And they're not going into this to lose, are they? The strength of Sinn Fein's position is reinforced by the limited capacities of the two political candidates, Michael D Higgins and Gay Mitchell. They do not have a comparable agenda. All they have is the supposed party support based on current opinion poll and electoral mathematics.
This has to be set against the widespread public disaffection towards politicians, far more likely to manifest itself in the present economic climate through votes falling away from the Fine Gael and Labour candidates.
David Norris is no saviour for such circumstances. His Friday night announcement of re-entry into the campaign depends on an increasingly elusive position being adopted by fringe politicians among the Independents. It is also a nonsensical position. These elected representatives seem to have lost contact with their constitutional role as defined for the presidential election and the duties they have in that capacity. These are to decide on their nominations in the light of their judgment. This is a very different thing from facilitating the general public in making the constitutional decision on behalf of their elected representatives. Alarmingly, this does not bother them. As Maureen O'Sullivan, one of the Independents, said last week, in amelioration of her uncertainty about letting Norris in: "We are all flawed human beings." That is a common denominator all of us can meet.
Norris disqualified himself and withdrew as a result of very serious misjudgments, including the fact that he misled the Israeli authorities about his status in appealing on behalf of Nawi and that he claims an alternative position to the law of the land over the sexual relations between adults and the under-aged. He also claimed that he was not still with his partner at time of Nawi's crime, yet in a previous interview he had claimed he was still with his ex partner several years after the incident.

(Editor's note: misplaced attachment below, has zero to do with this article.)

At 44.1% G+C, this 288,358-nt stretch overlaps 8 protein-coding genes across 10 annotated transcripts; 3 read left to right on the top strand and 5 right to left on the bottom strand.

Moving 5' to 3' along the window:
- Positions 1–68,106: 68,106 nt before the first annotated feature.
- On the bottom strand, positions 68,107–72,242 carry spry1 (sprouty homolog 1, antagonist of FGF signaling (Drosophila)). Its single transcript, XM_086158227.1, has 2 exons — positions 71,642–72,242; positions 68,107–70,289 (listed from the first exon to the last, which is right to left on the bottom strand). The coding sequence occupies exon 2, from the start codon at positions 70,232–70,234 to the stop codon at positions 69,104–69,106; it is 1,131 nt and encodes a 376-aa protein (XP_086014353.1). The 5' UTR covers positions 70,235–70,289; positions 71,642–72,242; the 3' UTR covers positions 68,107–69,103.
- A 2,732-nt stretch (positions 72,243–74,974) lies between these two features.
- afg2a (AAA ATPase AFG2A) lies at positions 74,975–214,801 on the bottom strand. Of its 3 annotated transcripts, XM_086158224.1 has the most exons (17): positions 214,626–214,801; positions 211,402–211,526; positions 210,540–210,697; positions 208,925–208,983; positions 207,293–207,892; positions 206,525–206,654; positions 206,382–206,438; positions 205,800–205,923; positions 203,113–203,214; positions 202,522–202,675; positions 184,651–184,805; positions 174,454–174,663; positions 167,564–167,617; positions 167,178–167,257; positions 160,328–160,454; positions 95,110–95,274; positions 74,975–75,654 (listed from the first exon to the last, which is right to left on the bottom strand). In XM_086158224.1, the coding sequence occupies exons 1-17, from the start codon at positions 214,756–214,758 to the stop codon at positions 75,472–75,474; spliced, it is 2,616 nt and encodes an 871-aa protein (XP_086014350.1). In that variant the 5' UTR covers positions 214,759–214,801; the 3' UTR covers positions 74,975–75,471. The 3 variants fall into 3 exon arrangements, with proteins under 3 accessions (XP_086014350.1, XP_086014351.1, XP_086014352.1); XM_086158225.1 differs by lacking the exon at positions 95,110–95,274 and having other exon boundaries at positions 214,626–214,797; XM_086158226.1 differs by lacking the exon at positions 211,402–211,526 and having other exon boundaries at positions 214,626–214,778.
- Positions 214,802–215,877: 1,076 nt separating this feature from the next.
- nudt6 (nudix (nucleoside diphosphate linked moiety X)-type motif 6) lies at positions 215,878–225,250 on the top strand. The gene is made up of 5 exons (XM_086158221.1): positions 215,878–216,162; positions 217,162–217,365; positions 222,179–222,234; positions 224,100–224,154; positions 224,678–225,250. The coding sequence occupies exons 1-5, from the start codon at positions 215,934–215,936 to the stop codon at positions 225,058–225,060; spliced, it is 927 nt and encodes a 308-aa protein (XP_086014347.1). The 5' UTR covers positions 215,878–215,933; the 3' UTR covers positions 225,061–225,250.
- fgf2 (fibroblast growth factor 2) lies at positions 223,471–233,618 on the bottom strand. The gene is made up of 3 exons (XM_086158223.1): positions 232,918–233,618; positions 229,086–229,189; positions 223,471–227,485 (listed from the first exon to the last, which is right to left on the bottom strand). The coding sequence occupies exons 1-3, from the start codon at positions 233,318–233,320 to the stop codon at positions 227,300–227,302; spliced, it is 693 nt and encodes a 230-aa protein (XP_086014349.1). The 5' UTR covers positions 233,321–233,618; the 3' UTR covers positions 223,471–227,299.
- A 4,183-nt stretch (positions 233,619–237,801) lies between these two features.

How he could consider re-entry is bewildering. It is undoubtedly the fact that any media manipulation, alleged to have been deployed against him, pales into insignificance when set beside the pro-Norris manipulation of the facts surrounding his colourful but inept campaign so far.
WE are left with two other candidates at this point of writing, Sean Gallagher and Mary Davis. Gallagher's position is a pro-active one, aimed at lending a hand in the promotion of Ireland in business and trade terms. I find it well-intentioned but unconvincing in present circumstances.
As I have already written, Davis's position is much more central to the constitutional definition of the role. She has lived a life of vocational dedication which I admire and she represents to me a far more convincing voice as a real alternative to the rest that are on offer. Since I view the new contender, Martin McGuinness, as incapable of thinking as she does, and as a political opportunist who threatens the office as I have described it in five previous articles, I put her as a breath of sense and concern at the centre of the maelstrom that now looms ahead of us.